Mesa County jobless rate trending downward

Phil Castle
Phil Castle

Phil Castle, The Business Times

The unemployment rate in Mesa County has begun to slip even as summer temperatures and the employment that goes with it increases.

Seasonal hiring in landscaping and construction helped pull down the monthly jobless rate a tenth of a percent in May, the beginning of what’s usually a downward trend, said Curtis Englehart, human services administrator with the Mesa County Department of Human Services. “I think we’re going to see that again.”

According to the latest estimates from the Colorado Department of Labor and Employment, the seasonally unadjusted unemployment rate in Mesa County edged down to 5.9 percent in May.

The jobless rate has dropped three-tenths since holding at 6.2 percent in February and March. At this time last year, the rate was slightly higher at an even 6 percent.

For May 2015, estimates for the Mesa County labor force were little changed from April. Payrolls grew 63 to 69,065. The number of people counted among those unsuccessfully looking for work shrank 66 to 4,354. The overall labor force, which includes the employed and unemployed, decreased by just three to 73,419.

Over the past year, payrolls have dropped 251 even as the ranks of the unemployed have fallen 106. The overall labor force has retreated 357 and remains well below peak employment of more than 84,000 in November 2009.

Englehart said the monthly unemployment rate typically slips between April and May in Mesa County, then falls further as the summer progresses and seasonal hiring continues.

Other factors have affected the local labor market this year, though, including layoffs in the energy sector related to lower oil and natural gas prices, Englehart said. Some of those layoffs have occurred outside Mesa County and even Colorado and brought workers back to Mesa County to look for work closer to home. Layoffs also have prompted some spouses who had remained at home to re-enter the work force, he said.

More students are looking for summer jobs, too, Englehart said. A total of 611 students have registered to seek summer employment in Mesa County, up from 532 last year.

Labor demand as measured by the number of job orders posted at the Mesa County Workforce Center in Grand Junction remains mostly steady, Englehart said. A total of 275 job orders were posted during May. That’s 20 below the 295 orders posted during May of 2014. Office and administrative workers, along with sales staff and truck drivers are in the most demand, he said.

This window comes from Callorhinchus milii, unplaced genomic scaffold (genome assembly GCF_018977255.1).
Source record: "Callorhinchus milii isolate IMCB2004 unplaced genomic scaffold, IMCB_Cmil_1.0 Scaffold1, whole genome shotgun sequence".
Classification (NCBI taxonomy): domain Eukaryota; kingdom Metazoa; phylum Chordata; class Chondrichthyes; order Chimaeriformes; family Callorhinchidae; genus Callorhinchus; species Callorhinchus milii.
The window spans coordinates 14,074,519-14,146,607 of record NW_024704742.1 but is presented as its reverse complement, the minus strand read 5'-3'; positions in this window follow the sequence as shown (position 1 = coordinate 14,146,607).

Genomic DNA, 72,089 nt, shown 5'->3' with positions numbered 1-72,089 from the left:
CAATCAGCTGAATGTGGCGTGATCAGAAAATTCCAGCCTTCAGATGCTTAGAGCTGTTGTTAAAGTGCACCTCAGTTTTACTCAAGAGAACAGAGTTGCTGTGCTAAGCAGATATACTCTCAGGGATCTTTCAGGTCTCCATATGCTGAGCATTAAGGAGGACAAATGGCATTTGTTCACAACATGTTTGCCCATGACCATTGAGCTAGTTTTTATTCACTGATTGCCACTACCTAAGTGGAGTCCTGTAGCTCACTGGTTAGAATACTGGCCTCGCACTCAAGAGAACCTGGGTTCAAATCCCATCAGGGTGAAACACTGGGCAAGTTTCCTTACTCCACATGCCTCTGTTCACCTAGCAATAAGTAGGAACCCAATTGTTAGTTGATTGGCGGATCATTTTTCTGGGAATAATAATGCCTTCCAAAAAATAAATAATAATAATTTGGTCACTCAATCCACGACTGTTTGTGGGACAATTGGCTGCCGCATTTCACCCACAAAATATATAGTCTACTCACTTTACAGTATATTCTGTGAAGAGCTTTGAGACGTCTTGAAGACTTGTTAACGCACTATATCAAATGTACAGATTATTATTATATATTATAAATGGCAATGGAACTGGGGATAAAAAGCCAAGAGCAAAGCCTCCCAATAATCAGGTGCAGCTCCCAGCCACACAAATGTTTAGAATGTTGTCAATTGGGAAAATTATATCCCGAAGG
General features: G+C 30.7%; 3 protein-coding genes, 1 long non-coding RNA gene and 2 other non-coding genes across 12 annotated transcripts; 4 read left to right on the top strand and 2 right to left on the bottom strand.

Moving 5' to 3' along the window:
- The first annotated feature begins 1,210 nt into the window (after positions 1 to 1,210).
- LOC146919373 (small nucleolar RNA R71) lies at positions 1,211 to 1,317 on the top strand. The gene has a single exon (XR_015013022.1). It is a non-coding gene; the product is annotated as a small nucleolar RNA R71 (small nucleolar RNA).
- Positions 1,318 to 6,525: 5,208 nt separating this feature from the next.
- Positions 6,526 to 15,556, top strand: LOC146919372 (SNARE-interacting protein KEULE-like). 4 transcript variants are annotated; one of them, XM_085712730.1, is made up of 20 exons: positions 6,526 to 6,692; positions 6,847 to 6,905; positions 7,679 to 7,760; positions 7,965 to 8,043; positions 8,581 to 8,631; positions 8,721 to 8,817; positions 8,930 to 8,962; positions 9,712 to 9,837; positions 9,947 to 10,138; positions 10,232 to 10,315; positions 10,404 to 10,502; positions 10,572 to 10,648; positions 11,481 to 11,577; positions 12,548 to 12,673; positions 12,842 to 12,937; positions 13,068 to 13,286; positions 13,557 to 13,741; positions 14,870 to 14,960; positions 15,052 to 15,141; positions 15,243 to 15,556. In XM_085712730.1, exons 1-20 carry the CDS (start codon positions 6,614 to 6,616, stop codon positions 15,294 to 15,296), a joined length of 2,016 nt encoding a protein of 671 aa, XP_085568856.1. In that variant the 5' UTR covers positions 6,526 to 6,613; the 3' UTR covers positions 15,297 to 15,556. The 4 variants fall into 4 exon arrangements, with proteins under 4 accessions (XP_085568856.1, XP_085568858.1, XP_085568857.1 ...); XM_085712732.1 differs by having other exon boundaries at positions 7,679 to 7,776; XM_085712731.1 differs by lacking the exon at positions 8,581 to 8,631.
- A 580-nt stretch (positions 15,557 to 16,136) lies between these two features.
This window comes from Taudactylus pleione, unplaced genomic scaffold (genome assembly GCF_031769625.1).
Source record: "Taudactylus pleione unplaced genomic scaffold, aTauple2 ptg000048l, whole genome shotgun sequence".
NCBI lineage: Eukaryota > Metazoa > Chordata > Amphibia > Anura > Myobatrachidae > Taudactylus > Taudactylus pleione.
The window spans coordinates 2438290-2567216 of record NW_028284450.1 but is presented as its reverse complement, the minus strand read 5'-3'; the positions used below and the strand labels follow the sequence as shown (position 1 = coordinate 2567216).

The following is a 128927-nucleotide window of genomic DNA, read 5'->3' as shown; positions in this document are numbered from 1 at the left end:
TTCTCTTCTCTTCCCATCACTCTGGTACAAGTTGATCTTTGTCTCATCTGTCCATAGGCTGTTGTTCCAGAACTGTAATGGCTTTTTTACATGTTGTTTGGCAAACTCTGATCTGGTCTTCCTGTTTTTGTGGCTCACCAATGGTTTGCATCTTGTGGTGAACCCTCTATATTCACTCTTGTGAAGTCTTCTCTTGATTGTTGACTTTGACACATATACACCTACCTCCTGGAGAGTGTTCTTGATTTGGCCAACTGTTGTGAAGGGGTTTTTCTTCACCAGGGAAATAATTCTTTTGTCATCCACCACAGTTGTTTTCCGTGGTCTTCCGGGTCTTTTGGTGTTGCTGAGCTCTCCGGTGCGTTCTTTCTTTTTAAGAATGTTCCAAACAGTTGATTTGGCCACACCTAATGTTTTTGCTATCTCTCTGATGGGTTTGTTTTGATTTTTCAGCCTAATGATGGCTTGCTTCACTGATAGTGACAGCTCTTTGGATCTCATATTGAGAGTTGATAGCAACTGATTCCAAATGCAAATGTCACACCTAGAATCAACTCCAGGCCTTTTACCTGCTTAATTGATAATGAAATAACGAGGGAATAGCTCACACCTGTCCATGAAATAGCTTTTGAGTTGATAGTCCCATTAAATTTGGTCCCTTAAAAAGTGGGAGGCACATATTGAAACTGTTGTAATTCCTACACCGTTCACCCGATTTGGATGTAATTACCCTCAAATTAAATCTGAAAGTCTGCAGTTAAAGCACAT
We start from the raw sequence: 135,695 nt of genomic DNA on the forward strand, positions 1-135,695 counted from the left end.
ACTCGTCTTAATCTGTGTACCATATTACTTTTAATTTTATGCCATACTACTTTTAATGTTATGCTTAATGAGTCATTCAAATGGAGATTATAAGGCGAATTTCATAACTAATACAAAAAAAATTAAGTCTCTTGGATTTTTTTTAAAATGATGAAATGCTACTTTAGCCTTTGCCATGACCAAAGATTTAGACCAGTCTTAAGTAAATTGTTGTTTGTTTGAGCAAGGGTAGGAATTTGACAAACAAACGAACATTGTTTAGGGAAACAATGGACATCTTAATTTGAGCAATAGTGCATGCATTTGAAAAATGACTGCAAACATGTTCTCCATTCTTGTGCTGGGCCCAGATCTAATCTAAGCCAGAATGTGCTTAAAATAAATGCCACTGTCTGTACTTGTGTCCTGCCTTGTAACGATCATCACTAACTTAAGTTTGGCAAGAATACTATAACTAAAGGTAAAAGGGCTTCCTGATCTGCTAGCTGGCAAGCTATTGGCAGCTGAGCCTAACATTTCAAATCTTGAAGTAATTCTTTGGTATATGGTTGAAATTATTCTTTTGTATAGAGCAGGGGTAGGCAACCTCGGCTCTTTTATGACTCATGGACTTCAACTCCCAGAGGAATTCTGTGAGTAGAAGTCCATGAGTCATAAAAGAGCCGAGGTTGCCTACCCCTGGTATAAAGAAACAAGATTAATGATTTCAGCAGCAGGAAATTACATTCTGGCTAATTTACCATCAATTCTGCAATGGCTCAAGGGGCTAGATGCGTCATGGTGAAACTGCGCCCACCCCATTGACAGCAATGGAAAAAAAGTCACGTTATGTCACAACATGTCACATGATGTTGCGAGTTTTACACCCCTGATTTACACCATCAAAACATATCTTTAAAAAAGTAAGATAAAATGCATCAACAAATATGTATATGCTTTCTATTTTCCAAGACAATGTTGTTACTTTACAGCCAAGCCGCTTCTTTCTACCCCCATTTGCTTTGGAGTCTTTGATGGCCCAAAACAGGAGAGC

Meanwhile, 239 claims for unemployment insurance were filed in Mesa County during May. That’s down from the 319 filings in April, but up from the 182 filings for May of 2014, Englehart said.

Seasonally unadjusted unemployment rates also declined in three neighboring Western Colorado counties during May: down four-tenths to 6.1 percent in Delta County and 5.5 percent in Montrose County and down six-tenths to 5.3 percent in Rio Blanco County. The jobless rate rose two-tenths to 4.8 percent in Garfield County.

The statewide seasonally adjusted unemployment rate edged up a tenth to 4.3 percent after holding at 4.2 percent for five straight months. The increase was attributed to a larger decrease in total employment than the labor force. At this time last year, the state jobless rate stood at 5.2 percent.

Nonfarm payrolls increased 4,900 between April and May 2015 with the largest gains in the financial activities, leisure and hospitality and education and health services sectors. Government payrolls increased 500.

Over the past year, nonfarm payrolls have grown 61,100 with the biggest gains in the education and health services, leisure and hospitality and construction sectors. Government payrolls increased 6,400.

The average workweek for employees on private, nonfarm payrolls has decreased three-tenths of an hour over the past year to 33.8 hours. Average hourly earnings have increased 62 cents to $26.86.